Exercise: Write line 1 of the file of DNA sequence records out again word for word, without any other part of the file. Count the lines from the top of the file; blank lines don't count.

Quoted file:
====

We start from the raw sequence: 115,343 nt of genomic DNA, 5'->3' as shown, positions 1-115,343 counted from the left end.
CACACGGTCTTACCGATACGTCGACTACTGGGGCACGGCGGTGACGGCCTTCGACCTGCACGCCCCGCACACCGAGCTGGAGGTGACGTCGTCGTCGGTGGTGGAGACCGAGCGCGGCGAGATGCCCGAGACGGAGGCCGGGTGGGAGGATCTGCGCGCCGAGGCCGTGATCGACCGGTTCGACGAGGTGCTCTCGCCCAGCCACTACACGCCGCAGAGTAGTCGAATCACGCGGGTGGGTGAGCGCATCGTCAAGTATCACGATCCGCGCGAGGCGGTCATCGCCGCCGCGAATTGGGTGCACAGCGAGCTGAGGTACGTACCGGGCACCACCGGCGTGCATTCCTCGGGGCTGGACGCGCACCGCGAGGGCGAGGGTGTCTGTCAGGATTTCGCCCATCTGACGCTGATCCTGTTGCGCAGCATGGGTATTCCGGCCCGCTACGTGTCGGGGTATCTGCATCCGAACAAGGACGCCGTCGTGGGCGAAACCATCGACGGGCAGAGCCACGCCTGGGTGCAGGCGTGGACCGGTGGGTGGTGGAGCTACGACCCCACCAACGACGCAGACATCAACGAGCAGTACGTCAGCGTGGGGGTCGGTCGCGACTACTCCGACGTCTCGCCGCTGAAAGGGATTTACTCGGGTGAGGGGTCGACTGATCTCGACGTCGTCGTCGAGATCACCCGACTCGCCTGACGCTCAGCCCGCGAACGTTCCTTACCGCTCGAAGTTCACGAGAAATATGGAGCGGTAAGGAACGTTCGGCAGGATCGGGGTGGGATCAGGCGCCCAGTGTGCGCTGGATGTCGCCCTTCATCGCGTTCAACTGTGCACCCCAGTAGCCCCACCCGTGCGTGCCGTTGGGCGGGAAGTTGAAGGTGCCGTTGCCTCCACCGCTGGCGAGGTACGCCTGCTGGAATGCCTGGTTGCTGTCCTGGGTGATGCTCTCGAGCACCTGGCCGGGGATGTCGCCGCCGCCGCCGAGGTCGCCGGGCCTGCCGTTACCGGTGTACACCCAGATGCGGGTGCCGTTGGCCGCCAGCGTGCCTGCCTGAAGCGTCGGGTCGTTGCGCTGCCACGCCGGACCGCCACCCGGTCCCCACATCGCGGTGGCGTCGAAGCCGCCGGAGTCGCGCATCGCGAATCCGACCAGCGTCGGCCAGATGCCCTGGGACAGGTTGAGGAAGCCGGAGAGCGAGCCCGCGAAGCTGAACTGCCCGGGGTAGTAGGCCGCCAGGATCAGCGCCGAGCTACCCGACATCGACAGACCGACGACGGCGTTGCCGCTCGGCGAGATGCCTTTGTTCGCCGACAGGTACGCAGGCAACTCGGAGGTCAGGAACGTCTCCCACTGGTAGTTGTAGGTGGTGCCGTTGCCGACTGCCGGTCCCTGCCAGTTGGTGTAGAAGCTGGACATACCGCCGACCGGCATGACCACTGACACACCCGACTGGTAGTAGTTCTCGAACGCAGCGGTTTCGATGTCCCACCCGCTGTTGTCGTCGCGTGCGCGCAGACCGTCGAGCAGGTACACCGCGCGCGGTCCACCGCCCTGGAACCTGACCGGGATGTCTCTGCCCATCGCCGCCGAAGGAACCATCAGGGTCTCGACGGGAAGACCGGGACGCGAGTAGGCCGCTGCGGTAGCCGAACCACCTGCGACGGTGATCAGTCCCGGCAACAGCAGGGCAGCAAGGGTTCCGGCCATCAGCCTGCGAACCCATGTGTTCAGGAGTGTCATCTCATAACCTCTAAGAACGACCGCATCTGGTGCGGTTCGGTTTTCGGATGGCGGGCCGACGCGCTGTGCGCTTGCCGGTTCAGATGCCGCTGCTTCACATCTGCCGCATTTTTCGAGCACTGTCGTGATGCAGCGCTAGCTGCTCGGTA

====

We start from the raw sequence: 115,343 nt of genomic DNA, 5'->3' as shown, positions 1-115,343 counted from the left end.